On the “Best Saga” Hugo

Due to Enormous Real Life Events, I’m still way behind on the comments on my last Hugo post (ARGH! SORRY!), but, you know, if I made myself catch up on everything ever before saying anything new, my inbox would be empty but I wouldn’t have a writing career.

So, this Best Saga Hugo.

I instantly loved the idea, so I probed on Twitter trying to figure out why I was seeing so much negativity about it.  Some people said they supported it in theory but the devil was in the details of this proposal (which, I believe, is still in its revision stage, so I hope it gets thrashed out to people’s satisfaction (eta: revisions being discussed here!)).

But others brought up the same arguments I’d seen elsewhere: that we shouldn’t have this award because it would favor established and/or white male authors.

Now, a lot of people know both the Hugos and the field a lot better than I do.  For instance, when I first saw the suggestion, one of the ways it immediately appealed to me was that it felt like it would lead to a greater likelihood of urban fantasy and SFR nominations, two subgenres that are historically ignored (and have a lot of female authors writing them).  Twitter, unfortunately, told me I was naive about this, because girl cooties.  I admit Twitter does know more than I do about these things, just as lots of other people in the field know way more about the history of the genre and the awards than I do.[1]

So although I like the idea of Best Saga because it matches the way I read — I love series, and there are series I would nominate as a Saga at the drop of a hat while not feeling any installment deserves Best Novel — I don’t feel I quite have the authority to speak to whether such a category change would be advisable for the Hugos or beneficial for the field.  My instinct is that a demographic argument is not really a good one — and I’m honestly still confused as to why we wouldn’t want to honor established authors whose work may be hugely loved but doesn’t fit neatly into other categories — but on the whole I’ll leave those larger arguments to more knowledgeable heads than mine.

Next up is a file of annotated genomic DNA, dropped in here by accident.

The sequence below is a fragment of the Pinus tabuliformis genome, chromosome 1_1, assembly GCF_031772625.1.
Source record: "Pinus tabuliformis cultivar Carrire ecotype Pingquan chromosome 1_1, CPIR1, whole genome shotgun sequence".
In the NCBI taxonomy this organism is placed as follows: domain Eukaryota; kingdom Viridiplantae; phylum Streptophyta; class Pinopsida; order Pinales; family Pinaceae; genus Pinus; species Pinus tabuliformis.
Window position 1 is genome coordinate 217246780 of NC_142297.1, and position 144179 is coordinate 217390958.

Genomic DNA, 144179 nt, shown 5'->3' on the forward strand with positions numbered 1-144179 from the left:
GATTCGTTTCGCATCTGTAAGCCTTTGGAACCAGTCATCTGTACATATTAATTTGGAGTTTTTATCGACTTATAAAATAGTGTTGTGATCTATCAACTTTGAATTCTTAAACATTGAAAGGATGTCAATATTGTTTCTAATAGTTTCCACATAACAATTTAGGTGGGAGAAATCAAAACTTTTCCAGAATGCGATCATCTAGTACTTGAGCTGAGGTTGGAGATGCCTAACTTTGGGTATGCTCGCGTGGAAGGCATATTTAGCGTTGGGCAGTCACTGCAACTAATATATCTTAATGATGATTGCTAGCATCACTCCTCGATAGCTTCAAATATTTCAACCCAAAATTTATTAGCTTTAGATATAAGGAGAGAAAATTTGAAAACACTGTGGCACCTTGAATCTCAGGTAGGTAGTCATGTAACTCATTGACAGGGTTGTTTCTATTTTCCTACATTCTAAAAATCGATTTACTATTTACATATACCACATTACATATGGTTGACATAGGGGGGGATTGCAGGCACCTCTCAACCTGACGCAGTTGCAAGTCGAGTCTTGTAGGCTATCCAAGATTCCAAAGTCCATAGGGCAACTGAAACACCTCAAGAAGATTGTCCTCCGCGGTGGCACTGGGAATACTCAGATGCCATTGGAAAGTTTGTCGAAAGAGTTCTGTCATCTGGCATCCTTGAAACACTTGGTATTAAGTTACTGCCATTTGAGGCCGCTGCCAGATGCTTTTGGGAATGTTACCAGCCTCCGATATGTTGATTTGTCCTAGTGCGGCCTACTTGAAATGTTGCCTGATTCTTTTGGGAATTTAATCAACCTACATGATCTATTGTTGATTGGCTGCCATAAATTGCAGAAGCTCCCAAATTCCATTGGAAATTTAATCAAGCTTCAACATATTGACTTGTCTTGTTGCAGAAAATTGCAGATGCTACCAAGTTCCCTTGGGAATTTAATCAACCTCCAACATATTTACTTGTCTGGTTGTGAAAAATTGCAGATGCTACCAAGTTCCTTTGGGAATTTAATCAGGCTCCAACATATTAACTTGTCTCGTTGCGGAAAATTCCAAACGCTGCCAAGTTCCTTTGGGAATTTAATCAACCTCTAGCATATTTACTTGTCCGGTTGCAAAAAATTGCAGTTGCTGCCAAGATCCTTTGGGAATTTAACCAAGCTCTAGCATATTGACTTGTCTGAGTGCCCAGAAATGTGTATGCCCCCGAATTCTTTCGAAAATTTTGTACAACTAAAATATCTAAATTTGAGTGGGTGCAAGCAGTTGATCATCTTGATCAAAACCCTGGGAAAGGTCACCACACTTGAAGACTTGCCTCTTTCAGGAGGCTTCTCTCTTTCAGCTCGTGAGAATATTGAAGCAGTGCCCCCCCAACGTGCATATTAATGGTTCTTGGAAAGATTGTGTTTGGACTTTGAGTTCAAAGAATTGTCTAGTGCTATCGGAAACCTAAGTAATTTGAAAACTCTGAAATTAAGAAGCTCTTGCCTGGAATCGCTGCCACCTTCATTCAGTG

But considering that so much of the conversation is centered on this award favoring established, white, male authors, as an unestablished, POC, female author — and one whose first work has been part of a series — I feel I do have something to add from that perspective.

Which is: more awards mean more people talking about their favorite things.  And now that the axing of Novelette is no longer part of the proposal, the addition of another category means more people talking about more of their favorite things, which can be good for lots of people other than established white men.[2]

To demonstrate, let me tell you my experience as a person who was nominated for zero awards this year. Because there’s this thing that happens around awards season, which is that people start recommending stuff, and it’s pretty heady.  So here’s what happened to me:

  • Best Short Story is a category.  My eligible short story was on more than one person’s “best of” list. People were talking about it and reading it.  I didn’t get a nomination, but being talked about — AMAZING,  YAY!
  • The Campbell is a (not a Hugo) award for new writers.  I’m a new writer.  I saw myself get recommended . . . probably ten or twelve times.  Let me tell ya, could’ve knocked me over with a feather the first time it happened!  But the point is, if the Campbell Award weren’t a thing that exists, then people would not have been mentioning my name for it.
  • Best Novel is a category.  I don’t think I got a whole lot of votes for this — I think most people who like my novels thought of me for the Campbell (YAY! FEATHER! THANK YOU!) but I was mentioned a couple times, including in discussions of diversity in novel lists.  For example, when Kameron Hurley asked come awards season for people’s favorite 2014 novel by a woman of color, and HEY LOOK PEOPLE ARE MENTIONING ME.

In other words:

  • Zero women of color were nominated for Best Short Story this year, but the existence of the award still benefited me, a woman of color.
  • Zero women of color were nominated for the Campbell this year, but the existence of the award still benefited me, a woman of color.
  • Zero women of color were nominated for Best Novel this year, but the existence of the award still benefited me, a woman of color.